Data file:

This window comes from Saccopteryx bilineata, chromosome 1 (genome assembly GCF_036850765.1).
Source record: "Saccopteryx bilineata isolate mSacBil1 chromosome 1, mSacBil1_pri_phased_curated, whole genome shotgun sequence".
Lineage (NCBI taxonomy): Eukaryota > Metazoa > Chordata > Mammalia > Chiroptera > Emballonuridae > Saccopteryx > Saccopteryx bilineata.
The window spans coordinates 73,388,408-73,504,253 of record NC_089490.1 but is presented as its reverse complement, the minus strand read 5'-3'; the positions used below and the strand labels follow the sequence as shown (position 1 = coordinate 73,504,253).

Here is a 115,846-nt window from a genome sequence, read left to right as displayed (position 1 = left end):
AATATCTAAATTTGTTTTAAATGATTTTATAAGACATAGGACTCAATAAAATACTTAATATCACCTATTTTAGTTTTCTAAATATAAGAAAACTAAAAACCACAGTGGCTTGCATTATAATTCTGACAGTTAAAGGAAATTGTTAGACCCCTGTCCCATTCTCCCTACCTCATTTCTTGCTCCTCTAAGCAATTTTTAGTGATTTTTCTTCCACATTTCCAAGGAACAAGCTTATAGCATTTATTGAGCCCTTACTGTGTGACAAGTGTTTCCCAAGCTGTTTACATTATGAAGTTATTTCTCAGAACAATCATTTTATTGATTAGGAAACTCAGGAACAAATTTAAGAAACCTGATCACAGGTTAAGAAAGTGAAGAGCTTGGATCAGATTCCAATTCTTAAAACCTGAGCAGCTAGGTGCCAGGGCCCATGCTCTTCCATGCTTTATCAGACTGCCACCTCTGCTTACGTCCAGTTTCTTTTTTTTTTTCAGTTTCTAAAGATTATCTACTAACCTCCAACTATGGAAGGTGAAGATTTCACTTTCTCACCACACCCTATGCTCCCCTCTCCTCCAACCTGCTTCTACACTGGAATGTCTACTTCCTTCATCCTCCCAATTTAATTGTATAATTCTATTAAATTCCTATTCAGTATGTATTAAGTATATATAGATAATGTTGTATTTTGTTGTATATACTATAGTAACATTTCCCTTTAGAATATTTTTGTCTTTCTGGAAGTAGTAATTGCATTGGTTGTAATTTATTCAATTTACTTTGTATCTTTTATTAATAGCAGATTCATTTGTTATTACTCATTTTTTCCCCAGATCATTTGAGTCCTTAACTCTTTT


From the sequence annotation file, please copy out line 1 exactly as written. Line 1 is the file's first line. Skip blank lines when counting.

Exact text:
This window comes from Saccopteryx bilineata, chromosome 1 (genome assembly GCF_036850765.1).